The Earth Hour Blog reports that Girl Scouts across the United States of America - from Louisiana to Missouri to Utah and Indiana - led the action for Earth Hour. In Los Angeles, local troops gathered for a candlelit vigil while 500 Colorado Girl Scouts created a giant glowing ‘GS” on the steps of the State Capital Building in Denver. All 96 UN buildings in New York including its main headquarters flicked off for the occasion. Simultaneously, the lights of Broadway theatres dimmed their marquees and roof signs in honor of Earth Hour. Iconic sites including the Empire State Building and numerous buildings in Times Square also rose to the occasion by switching off.
This year, Girl Scouts of the USA has partnered with Earth Hour, which meshes well with the ongoing Girl Scouts Forever Green project. Girl Scouts Forever Green, the Girl Scouts’ 100th Anniversary Take Action Project, is a national effort of girls leading their families, schools, and communities in improving the environment and protecting natural resources. Girl Scouts Forever Green invites girls to Take Action on three major projects. Participants are also encouraged to take an Online Pledge stating their yearlong commitment to Girl Scouts Forever Green efforts.
“Our organizations have a common purpose — to create a better environment for future generations,” Andy Ridley, Earth Hour co-founder and executive director told the Colorado Springs Gazette. More than 350 Girl Scouts and their families gathered at the Capitol in Colorado Springs, hosting an evening of environmental learning for the community.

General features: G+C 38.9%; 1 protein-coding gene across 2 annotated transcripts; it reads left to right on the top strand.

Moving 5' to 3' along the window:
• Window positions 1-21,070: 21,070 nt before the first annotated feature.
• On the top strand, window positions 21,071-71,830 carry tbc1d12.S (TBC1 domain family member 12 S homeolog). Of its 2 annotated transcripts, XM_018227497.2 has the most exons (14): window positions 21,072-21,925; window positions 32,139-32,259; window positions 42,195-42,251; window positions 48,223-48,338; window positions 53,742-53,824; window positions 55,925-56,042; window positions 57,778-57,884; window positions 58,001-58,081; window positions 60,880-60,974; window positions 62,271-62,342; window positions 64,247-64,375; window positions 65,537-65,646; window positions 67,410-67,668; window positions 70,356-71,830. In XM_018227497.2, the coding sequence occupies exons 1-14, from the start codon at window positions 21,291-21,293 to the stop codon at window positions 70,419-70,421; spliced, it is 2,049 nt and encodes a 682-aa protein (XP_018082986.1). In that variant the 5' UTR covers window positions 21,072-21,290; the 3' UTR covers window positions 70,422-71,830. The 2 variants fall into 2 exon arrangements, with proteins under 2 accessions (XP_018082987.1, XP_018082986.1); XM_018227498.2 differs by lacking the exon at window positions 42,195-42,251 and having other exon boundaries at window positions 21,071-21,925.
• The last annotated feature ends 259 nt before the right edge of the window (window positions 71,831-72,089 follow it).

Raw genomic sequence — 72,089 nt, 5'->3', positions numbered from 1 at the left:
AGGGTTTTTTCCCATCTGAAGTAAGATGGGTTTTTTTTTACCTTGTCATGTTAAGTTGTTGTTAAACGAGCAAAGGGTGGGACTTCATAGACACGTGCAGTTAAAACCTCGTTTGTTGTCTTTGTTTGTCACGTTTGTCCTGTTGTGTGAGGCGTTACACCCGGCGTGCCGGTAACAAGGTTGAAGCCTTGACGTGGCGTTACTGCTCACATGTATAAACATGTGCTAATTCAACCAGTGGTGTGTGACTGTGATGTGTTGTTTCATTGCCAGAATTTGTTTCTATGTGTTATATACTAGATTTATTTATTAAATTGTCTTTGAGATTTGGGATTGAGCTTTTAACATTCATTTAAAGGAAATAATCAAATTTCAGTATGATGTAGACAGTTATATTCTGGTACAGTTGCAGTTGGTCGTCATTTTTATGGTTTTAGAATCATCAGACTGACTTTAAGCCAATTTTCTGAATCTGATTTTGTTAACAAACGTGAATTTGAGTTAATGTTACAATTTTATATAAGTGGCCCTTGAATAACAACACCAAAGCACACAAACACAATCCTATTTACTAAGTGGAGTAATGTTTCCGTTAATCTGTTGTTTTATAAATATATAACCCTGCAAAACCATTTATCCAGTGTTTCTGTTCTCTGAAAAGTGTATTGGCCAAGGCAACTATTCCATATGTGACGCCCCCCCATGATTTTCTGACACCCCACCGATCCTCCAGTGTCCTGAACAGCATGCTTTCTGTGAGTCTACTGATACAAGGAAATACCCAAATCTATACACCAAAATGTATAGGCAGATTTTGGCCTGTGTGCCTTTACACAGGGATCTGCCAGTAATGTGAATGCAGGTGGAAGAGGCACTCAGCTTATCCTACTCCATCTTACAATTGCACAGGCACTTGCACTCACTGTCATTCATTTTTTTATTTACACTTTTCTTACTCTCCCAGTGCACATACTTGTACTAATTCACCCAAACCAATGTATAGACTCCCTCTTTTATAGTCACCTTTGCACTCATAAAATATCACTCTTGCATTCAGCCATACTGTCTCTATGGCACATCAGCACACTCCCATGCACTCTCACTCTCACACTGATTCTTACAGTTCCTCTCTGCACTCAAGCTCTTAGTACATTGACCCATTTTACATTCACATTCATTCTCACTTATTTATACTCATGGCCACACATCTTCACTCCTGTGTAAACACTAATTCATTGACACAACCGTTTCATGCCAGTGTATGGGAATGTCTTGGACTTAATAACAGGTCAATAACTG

California’s Camarillo Acorn reports that Camarillo Girl Scouts have a bright future when it comes to turning off lights and turning on candles in the name of energy conservation.
To date, Girl Scouts have installed 7,419 energy-efficient light bulbs and 8,868 Scouts participated in Earth Hour. The Girl Scout organization estimates these two events have saved 2.8 million kilowatts of energy and 4.4 pounds of CO2. That is equivalent to planting 431 acres of trees per year or the CO2 emissions from about 387 cars per year. These numbers are expected to expand greatly as Girl Scouts Forever Green gains even more traction nationwide in 2012.